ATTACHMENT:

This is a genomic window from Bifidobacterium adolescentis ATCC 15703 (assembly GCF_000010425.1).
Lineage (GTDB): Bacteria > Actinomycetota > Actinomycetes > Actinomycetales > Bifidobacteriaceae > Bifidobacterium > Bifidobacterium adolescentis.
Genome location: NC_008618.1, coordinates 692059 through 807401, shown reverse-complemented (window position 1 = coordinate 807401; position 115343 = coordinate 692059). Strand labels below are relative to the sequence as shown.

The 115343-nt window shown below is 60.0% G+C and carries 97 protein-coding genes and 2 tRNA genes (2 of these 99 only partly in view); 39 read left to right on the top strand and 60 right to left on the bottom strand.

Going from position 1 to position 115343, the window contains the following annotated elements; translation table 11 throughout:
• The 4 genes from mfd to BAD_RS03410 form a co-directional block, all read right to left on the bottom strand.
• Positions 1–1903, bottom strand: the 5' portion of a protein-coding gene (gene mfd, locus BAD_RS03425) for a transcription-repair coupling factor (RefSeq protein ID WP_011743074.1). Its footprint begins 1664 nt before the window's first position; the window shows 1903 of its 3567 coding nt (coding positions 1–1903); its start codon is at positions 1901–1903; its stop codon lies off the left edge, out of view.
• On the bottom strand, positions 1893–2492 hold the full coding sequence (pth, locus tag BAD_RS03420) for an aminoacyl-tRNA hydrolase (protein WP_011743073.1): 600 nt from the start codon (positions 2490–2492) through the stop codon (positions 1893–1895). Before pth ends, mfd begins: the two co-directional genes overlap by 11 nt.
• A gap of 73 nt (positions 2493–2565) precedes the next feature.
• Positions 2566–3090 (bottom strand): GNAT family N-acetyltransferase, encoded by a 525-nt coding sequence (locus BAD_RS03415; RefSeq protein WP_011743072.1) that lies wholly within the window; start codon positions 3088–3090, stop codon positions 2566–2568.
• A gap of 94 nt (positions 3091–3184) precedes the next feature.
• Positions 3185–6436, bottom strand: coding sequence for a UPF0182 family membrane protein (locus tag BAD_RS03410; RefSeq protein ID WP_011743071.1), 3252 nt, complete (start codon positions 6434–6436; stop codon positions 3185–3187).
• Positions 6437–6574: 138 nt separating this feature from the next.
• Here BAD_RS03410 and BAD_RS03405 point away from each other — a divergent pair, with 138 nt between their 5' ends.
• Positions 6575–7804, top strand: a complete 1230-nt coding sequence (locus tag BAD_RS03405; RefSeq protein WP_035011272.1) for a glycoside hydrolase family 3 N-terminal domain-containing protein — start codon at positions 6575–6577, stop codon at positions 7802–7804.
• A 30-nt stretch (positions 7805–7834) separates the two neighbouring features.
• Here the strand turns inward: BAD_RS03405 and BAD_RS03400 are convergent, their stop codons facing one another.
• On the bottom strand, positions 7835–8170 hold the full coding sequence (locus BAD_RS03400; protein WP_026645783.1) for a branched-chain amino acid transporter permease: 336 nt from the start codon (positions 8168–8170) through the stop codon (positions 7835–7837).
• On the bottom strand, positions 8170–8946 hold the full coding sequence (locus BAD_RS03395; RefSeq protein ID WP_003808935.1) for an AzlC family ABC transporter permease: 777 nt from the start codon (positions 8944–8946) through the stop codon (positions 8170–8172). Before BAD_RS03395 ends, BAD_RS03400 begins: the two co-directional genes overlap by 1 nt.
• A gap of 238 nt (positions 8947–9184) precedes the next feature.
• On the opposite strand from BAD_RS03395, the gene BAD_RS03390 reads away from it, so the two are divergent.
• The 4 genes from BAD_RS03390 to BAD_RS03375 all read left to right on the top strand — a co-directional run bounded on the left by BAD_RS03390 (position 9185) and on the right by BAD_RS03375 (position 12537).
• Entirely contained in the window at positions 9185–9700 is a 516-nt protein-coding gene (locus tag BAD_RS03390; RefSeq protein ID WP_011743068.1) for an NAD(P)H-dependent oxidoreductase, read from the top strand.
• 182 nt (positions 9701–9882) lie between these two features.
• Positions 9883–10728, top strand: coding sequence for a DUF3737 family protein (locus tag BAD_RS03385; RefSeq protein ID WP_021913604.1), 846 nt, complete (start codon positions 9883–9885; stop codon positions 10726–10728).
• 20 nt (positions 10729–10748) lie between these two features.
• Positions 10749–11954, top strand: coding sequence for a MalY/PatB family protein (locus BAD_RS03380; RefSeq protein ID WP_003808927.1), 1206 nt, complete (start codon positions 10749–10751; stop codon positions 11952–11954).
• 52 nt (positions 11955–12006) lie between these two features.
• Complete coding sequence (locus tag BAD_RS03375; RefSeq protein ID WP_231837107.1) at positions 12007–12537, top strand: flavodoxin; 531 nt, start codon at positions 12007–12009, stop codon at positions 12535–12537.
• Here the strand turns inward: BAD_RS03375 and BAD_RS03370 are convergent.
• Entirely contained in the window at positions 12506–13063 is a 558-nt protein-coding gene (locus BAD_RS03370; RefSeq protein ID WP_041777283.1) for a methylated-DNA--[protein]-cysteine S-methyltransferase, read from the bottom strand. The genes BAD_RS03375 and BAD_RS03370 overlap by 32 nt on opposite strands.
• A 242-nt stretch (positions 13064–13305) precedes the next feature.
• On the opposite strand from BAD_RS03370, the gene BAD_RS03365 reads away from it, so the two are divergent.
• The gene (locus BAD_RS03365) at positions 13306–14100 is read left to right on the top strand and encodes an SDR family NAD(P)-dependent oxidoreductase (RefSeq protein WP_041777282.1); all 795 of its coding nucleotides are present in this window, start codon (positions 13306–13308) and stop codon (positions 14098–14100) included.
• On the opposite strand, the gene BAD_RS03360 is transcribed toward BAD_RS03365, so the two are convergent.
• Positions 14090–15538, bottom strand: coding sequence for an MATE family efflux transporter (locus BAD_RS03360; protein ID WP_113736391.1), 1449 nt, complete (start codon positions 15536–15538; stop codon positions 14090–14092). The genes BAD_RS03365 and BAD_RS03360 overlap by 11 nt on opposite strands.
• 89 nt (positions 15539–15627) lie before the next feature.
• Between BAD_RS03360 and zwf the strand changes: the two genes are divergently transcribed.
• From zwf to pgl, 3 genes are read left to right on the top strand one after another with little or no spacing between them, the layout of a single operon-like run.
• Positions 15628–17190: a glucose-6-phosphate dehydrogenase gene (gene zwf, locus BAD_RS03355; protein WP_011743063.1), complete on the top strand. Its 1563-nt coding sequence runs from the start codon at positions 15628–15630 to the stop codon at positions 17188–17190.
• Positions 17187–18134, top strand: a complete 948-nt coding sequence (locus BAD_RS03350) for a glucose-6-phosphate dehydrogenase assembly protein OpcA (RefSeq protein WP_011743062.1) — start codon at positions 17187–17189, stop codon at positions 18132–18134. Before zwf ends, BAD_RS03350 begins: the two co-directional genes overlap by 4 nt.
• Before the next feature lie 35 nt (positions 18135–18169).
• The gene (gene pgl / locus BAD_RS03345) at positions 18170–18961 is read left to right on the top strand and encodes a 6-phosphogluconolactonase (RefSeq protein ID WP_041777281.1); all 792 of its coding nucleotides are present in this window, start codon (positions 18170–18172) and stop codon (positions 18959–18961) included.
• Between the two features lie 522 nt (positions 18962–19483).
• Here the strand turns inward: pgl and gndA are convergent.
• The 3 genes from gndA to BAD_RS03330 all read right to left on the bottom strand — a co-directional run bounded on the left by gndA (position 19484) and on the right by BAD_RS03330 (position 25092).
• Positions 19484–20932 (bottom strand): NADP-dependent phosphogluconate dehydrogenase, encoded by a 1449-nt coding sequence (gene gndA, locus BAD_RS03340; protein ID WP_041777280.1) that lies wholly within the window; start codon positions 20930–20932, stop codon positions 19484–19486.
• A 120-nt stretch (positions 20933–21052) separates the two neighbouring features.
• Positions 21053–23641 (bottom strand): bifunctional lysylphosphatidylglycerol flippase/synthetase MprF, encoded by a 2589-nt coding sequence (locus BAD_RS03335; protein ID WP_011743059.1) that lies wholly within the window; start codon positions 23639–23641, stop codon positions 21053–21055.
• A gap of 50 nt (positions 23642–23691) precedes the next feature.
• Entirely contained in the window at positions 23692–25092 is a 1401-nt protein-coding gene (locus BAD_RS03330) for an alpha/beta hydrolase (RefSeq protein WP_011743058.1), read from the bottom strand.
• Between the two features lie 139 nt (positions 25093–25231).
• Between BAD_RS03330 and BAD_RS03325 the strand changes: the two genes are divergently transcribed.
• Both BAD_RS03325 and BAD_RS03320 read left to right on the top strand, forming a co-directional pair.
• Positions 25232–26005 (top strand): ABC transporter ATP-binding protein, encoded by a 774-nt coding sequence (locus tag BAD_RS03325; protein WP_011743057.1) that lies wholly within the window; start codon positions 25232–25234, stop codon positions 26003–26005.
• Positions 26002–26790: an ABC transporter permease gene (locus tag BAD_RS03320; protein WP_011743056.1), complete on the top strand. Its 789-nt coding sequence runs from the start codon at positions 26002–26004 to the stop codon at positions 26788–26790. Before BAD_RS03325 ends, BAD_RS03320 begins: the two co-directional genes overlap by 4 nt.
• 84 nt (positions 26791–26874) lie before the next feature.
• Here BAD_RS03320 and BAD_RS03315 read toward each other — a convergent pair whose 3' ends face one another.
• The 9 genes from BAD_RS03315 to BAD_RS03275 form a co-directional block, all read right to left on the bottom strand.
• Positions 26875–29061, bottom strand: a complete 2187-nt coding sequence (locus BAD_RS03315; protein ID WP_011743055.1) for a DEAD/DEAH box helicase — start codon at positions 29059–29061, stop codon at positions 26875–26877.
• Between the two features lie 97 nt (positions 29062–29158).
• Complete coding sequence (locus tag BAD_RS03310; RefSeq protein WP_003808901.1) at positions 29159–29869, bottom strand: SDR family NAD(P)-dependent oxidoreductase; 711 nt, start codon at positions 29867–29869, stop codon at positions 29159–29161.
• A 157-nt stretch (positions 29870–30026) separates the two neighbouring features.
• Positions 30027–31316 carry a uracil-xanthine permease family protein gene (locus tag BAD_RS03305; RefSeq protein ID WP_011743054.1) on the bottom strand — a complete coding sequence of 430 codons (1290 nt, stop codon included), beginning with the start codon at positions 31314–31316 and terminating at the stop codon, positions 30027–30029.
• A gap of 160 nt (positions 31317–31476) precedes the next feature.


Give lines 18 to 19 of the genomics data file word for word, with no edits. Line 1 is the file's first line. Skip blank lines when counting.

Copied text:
• On the bottom strand, positions 7835–8170 hold the full coding sequence (locus BAD_RS03400; protein WP_026645783.1) for a branched-chain amino acid transporter permease: 336 nt from the start codon (positions 8168–8170) through the stop codon (positions 7835–7837).
• On the bottom strand, positions 8170–8946 hold the full coding sequence (locus BAD_RS03395; RefSeq protein ID WP_003808935.1) for an AzlC family ABC transporter permease: 777 nt from the start codon (positions 8944–8946) through the stop codon (positions 8170–8172). Before BAD_RS03395 ends, BAD_RS03400 begins: the two co-directional genes overlap by 1 nt.